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Evanston citizens should be aware of a scam going around, via the Internet and U.S. Mail. The randomly selected target of these scams receives e-mail correspondence from a company, in this example a Shopping Network, employing secret shoppers. The company offers to pay the “mystery shopper” a fee for their services. The e-mail informs the victim that they will be receiving a check in the mail payable to the victim, in the sum of a large number, say $3,500. Once receiving this check, the victim is instructed to cash the check, take their “commission” usually a generous sum, say $500. The victim is then instructed to send the remaining balance $3,000 via the local Western Union, to a named designated person, often in a foreign country. If this is done, a few days later the original check ($3,500) cashed by the victim, bounces and they are held liable.  

Here’s an example of the initial contact to the person being victimized: 

“Dear Shopper, (Actual e-mail sent to scam victims)  

“Sorry for the delay in getting the payment across to you, this was due to many factors. I am pleased to tell you that the payment for your first assignment has been sent and will be delivered to you today via UPS courier service, as soon as this done please notify me and proceed with your assignment according to the memo attached to the payment.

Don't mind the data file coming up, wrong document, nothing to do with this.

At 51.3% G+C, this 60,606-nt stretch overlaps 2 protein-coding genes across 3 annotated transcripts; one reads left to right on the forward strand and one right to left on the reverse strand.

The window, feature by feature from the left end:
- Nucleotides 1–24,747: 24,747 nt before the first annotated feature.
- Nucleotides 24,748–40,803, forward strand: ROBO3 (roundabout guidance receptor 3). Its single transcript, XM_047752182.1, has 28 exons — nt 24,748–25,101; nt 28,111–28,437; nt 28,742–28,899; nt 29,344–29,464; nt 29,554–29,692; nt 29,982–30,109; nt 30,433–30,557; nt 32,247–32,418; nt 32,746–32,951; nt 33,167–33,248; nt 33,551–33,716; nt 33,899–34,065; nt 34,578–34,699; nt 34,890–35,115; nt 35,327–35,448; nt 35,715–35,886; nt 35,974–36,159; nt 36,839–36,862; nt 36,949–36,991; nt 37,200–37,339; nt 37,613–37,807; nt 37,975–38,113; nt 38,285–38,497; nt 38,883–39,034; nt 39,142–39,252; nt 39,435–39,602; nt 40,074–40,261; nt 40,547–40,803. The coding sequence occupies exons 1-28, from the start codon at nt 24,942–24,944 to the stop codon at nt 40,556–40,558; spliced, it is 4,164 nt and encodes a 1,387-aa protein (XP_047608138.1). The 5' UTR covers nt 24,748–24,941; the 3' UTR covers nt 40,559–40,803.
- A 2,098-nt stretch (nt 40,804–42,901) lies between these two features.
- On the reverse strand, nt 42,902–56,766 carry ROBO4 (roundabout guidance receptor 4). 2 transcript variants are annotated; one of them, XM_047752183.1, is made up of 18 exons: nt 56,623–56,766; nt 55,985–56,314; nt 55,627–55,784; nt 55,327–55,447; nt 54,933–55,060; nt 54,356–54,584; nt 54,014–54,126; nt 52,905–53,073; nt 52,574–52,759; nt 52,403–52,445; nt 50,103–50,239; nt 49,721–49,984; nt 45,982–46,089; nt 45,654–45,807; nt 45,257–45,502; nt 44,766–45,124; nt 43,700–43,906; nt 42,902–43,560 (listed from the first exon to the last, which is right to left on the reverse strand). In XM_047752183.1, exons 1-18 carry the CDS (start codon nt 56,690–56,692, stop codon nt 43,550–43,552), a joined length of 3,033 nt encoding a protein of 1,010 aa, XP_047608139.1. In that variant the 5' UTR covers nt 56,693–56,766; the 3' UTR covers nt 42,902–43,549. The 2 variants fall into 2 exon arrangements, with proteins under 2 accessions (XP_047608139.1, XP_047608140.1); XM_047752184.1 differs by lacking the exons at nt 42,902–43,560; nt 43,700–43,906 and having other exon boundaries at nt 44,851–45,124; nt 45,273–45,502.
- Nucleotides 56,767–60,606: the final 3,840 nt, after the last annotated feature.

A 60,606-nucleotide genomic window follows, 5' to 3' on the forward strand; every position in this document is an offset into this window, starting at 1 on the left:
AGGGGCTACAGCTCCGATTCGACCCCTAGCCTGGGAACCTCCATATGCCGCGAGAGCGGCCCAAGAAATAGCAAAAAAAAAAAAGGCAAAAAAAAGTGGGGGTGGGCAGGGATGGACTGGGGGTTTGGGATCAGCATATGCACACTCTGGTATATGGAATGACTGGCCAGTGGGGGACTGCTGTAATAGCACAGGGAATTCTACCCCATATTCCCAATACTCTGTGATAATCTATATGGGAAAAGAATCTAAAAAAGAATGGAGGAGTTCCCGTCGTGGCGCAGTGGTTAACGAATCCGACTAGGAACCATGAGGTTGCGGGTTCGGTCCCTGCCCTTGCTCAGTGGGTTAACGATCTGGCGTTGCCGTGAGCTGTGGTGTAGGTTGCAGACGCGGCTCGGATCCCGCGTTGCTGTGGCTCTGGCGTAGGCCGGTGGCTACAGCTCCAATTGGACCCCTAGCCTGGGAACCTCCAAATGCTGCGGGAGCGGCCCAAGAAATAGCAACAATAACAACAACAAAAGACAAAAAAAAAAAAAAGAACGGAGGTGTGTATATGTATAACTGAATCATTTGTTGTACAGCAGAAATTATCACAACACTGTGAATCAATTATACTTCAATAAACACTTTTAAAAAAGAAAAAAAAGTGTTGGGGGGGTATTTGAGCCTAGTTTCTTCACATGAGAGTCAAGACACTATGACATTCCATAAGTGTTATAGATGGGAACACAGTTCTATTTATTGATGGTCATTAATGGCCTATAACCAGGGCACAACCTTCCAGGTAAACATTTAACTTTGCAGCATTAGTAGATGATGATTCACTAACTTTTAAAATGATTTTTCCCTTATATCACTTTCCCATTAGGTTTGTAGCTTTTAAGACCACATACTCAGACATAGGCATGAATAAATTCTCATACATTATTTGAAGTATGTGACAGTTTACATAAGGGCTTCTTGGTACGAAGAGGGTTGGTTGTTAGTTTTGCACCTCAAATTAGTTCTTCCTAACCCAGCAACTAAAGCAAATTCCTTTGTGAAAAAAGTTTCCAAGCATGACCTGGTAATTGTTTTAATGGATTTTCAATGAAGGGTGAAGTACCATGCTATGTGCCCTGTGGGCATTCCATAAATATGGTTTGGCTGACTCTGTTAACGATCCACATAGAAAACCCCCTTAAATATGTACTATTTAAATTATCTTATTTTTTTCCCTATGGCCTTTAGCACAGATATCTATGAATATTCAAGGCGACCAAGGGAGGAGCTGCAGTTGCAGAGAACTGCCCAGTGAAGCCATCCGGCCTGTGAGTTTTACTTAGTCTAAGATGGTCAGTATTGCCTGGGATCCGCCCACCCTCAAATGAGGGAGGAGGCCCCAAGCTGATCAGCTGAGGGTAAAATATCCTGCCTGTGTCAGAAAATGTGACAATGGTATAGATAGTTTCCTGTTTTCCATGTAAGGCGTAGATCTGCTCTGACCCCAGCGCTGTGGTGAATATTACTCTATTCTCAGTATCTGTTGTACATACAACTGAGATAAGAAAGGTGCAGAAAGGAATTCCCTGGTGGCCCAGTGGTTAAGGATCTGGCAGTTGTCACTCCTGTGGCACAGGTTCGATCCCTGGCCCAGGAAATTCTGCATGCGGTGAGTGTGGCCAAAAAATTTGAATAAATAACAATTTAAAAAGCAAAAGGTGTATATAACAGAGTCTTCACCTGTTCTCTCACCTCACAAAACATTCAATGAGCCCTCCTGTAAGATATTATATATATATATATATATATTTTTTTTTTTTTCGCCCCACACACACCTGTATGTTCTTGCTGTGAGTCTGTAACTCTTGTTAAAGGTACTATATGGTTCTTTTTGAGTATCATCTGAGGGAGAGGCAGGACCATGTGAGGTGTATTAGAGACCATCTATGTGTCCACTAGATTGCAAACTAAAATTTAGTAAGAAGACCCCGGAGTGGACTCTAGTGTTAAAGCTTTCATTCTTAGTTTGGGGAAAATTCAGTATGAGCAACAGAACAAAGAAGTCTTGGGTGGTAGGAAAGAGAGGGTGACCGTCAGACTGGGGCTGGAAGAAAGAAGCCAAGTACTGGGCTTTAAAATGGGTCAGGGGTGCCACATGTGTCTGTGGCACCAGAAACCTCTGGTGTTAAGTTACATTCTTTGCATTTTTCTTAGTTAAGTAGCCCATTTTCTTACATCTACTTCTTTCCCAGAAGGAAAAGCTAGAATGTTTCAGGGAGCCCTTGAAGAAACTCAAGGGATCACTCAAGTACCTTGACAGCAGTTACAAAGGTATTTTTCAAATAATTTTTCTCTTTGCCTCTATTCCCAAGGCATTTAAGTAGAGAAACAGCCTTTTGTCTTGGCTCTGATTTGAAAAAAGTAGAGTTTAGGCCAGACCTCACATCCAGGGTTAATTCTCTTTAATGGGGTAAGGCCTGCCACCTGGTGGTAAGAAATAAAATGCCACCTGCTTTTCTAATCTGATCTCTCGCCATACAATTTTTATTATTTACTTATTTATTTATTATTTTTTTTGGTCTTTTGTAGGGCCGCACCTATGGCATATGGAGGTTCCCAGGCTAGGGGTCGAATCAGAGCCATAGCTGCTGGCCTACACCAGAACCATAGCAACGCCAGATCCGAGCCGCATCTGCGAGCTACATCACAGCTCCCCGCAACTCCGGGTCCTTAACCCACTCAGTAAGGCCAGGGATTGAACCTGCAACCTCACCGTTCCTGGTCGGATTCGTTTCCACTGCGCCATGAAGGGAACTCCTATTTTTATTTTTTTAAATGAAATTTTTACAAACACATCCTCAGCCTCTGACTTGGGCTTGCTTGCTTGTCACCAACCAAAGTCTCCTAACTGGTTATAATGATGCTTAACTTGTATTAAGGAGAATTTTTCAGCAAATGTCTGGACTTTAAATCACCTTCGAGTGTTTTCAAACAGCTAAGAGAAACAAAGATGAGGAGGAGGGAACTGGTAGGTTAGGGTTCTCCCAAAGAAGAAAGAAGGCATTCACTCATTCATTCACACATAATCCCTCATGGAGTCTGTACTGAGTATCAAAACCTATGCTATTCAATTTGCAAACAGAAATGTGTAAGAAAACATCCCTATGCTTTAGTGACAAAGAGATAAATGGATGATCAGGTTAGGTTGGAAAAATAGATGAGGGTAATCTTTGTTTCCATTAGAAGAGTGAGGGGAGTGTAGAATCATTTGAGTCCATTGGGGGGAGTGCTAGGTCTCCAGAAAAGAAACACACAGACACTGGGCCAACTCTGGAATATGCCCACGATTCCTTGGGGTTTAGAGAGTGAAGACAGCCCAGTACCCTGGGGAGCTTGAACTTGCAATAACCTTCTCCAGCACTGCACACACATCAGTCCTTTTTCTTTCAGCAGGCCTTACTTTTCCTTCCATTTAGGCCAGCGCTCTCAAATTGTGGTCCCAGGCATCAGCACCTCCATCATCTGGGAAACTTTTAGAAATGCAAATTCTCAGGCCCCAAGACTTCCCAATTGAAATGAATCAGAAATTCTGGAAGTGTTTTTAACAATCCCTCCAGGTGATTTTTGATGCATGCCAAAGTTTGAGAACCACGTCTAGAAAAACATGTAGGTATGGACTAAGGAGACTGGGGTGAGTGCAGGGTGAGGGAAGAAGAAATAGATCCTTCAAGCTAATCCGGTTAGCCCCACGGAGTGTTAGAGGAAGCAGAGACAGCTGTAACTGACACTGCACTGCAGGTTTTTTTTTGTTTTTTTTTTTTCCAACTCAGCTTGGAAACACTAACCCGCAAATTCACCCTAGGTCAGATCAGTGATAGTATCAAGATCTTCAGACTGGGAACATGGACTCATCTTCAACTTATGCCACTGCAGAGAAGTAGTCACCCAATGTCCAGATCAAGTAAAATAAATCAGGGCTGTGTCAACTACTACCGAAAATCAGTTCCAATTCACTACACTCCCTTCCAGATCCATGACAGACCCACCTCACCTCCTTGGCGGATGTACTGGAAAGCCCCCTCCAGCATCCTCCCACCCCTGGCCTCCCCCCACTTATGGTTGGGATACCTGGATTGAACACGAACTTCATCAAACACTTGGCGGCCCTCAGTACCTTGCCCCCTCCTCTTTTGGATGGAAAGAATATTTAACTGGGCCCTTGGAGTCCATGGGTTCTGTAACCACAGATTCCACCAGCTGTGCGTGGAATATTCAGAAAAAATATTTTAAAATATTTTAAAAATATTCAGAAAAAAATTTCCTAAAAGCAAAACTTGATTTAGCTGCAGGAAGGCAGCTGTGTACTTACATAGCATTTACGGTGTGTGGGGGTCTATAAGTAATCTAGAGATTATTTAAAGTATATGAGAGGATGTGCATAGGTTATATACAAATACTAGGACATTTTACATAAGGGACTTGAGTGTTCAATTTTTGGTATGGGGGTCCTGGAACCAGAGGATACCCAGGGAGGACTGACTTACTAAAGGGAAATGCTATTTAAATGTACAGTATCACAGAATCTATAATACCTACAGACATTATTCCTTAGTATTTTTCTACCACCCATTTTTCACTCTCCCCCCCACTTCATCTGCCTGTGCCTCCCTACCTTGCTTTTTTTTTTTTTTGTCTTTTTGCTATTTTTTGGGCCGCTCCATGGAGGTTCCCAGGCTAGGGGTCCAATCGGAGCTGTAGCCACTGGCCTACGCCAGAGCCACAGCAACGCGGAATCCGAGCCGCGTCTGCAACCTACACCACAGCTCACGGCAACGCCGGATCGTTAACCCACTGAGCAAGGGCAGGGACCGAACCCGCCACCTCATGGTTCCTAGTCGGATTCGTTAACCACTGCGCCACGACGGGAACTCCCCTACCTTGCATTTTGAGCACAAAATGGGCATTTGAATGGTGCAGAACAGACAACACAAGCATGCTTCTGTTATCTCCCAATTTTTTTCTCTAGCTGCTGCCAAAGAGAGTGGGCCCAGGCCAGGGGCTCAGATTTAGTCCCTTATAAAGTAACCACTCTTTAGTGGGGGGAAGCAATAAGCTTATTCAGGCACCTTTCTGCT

Hope to hear from you soon, have a great day. 

“Regards,

Mr. XXXXXXX”  

If the victim does not cooperate with the scam, the company begins to send follow-up

e-mails. These e-mails will be persistent, encouraging the victim to follow through with the original instructions. 

Example follow-up e-mail: 

“Dear Shopper (Actual follow-up e-mail sent to scam victim)

“How are you and how is your day going so far? I am writing to check on
the status of the payment sent to you, kindly write back with the
transfer details for the funds transfer and a comprehensive detail of
the evaluation assignment you were given. Hope to hear from you soon,
take care and God bless.
 

“Mr. XXXXXXXXX”

The bottom line is, If it sounds to good to be true, it most likely is. Never give any personal information to parties your not completely familiar with and have verified the legitimacy of their organization. Internet and mail scams are often convoluted, involving multiple jurisdictions, and are hard to investigate and prosecute. Guard your personal information, shred all personal documents before placing them in the garbage, never relinquish personal information to unsolicited callers, and verify all companies and charities before your do business with them.